The Missing Link: New Zealand European/Pākehā family memory

Learn about the first national study of multigenerational Pākehā family memory, a research project run within the Stout Research Centre.

What stories and memories are passed down within your family?

This is the first national study of multigenerational New Zealand European/Pākehā family memory. The research will focus upon the descendants of European settlers who came to New Zealand before 1914. Funded by the Marsden Fund of the Royal Society of New Zealand, the project is led by Associate Professor Anna Green from the Stout Research Centre for New Zealand Studies at Victoria University of Wellington.

In contrast to the centrality of whakapapa/genealogy in Māori culture, very little is known about the content of family memory among New Zealanders of European descent. This constitutes a 'missing link' to our past. All families are storehouses of information, and their memories, written records, photographs and objects have the collective potential to transform our understanding of family life in the nineteenth and twentieth centuries.

In this research project we are asking fifty multigenerational New Zealand families throughout the country, approached through a random sample of the general electoral rolls, to share their knowledge and memories of earlier generations.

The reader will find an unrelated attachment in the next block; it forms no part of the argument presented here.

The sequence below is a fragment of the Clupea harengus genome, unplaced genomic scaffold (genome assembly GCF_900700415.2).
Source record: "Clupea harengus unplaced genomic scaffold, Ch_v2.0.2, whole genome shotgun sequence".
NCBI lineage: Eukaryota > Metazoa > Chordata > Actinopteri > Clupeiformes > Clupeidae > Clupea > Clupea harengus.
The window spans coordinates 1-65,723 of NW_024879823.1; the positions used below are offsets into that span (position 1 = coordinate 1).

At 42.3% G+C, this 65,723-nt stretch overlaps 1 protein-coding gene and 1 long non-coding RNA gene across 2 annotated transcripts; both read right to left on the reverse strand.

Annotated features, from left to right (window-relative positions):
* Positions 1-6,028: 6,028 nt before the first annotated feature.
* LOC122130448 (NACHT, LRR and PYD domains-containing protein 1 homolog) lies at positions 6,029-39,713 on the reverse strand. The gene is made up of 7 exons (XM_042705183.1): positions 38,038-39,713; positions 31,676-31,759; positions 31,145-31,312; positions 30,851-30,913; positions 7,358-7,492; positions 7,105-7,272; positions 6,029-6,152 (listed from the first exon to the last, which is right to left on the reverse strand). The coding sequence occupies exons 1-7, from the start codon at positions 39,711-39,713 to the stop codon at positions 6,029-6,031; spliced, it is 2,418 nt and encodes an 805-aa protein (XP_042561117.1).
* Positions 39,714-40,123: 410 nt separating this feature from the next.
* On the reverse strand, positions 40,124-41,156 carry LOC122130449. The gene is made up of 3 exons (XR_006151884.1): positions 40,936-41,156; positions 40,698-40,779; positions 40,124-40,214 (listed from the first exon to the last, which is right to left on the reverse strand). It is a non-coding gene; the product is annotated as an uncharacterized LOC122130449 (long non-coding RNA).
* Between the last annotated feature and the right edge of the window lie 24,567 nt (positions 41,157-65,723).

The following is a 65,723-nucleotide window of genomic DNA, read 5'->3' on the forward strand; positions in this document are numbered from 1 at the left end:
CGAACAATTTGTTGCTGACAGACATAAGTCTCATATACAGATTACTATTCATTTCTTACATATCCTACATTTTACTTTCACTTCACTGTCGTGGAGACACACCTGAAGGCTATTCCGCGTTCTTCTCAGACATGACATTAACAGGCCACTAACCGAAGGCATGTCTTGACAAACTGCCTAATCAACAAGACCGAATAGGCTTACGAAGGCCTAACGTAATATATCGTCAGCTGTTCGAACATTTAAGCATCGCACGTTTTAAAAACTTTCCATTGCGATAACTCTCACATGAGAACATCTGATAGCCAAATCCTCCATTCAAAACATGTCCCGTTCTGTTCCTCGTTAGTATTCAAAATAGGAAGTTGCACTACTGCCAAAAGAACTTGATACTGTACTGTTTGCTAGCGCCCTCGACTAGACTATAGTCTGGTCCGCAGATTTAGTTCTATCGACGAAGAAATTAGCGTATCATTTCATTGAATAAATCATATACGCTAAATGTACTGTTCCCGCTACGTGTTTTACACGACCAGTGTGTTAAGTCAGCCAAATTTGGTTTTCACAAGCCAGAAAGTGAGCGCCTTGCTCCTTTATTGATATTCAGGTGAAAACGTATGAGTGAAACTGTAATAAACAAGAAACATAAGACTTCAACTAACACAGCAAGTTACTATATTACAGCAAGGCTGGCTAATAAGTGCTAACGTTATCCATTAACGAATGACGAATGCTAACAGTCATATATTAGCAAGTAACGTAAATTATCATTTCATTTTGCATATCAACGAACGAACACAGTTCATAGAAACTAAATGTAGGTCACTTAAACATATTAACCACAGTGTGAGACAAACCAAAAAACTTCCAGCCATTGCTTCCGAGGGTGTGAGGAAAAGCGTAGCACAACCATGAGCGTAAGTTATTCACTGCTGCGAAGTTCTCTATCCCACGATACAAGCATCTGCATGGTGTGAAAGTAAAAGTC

If you have received a letter from us, and have one or more European ancestors who came to New Zealand before 1914, we warmly invite you and your family to take part. We will be recording oral history interviews with participating families during 2016 and 2017.
We would like to record what you know and remember about any of your forebears. It is not necessary to have researched your family history (although it's fine if you have). Those contributing to this research will be able to choose whether or not to remain anonymous.

Everyone participating in the project will receive an audio copy of their interview, which we hope will become a valued family resource for future generations. The research will culminate in a book about family memory and history in New Zealand.

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